Step 8: Future Work
We're currently trying to upgrade our computer setup so that we will be able to print out files larger than 250MB. Eventually I'd like to actually print physical copies of some of the files that I posted in the last step. I'm also interested in hearing how the resolution difference between the outer and inner grooves of the record (explained in step 2) manifest themselves in the audio output.
Soon I'd also like to experiment with some more creative applications of this technology. For example, printing out a record with many adjacent closed loops of ~2second looping samples. This way you could set your needle down in one groove and listen to a loop repeat over and over, then tap the needle to the side to switch to another loop. Assuming all the the loops have a similar time signature, you could turn this record into a cool, interactive sample mixer.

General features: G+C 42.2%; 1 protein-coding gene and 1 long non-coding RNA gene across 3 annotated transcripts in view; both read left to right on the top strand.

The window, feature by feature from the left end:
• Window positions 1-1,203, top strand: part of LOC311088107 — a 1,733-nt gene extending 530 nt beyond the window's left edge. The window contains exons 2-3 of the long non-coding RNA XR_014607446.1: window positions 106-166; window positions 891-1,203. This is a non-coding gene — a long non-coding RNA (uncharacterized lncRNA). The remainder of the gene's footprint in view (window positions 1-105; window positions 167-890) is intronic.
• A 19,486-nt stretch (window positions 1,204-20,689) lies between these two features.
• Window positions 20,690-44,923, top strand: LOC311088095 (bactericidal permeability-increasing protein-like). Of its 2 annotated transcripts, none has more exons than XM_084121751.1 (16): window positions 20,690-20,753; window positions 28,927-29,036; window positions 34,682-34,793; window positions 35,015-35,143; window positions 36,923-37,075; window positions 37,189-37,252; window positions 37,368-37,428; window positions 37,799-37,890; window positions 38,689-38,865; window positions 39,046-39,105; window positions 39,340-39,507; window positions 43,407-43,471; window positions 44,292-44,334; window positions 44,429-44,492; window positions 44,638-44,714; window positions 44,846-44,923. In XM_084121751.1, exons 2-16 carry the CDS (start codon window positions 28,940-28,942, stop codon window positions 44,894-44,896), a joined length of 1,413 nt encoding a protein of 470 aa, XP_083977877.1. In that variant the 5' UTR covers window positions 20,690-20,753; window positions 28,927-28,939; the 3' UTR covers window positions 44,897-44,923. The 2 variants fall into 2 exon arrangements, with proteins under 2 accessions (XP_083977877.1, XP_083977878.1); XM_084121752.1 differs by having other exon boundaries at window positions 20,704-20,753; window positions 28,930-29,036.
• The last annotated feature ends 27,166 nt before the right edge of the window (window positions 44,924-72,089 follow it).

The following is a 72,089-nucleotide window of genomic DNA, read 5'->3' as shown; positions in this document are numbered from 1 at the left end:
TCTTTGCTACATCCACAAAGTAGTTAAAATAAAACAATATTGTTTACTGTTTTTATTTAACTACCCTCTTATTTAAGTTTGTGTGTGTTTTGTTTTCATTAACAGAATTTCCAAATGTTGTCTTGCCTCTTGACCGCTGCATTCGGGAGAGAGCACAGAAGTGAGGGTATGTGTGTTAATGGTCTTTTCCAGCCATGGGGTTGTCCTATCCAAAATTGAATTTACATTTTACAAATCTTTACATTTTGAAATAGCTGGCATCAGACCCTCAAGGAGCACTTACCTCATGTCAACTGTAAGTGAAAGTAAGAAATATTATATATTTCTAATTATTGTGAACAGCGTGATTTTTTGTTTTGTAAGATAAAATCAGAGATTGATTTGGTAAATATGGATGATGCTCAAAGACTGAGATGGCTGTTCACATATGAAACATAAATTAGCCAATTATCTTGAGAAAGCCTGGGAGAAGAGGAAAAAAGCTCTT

I'm currently working on another project that takes audio data and outputs a vector cutting path in the shape of a record (pictured above). I'm planning on cutting this record with a laser cutter on acrylic. Unfortunately, we've been having some trouble with our lasers recently, but I hope to get the project up in the first few weeks of January, as I have most of the code done. I'm excited about this project because it has the potential to be a lot more useful to ordinary(ish) people. The vector files are much easier and faster to generate, and the whole process uses cheaper materials and tools that a decent amount of people have access to these days. I still haven't done enough testing to say how it will compare to my 3D printed record, but I'm fairly confident it will work.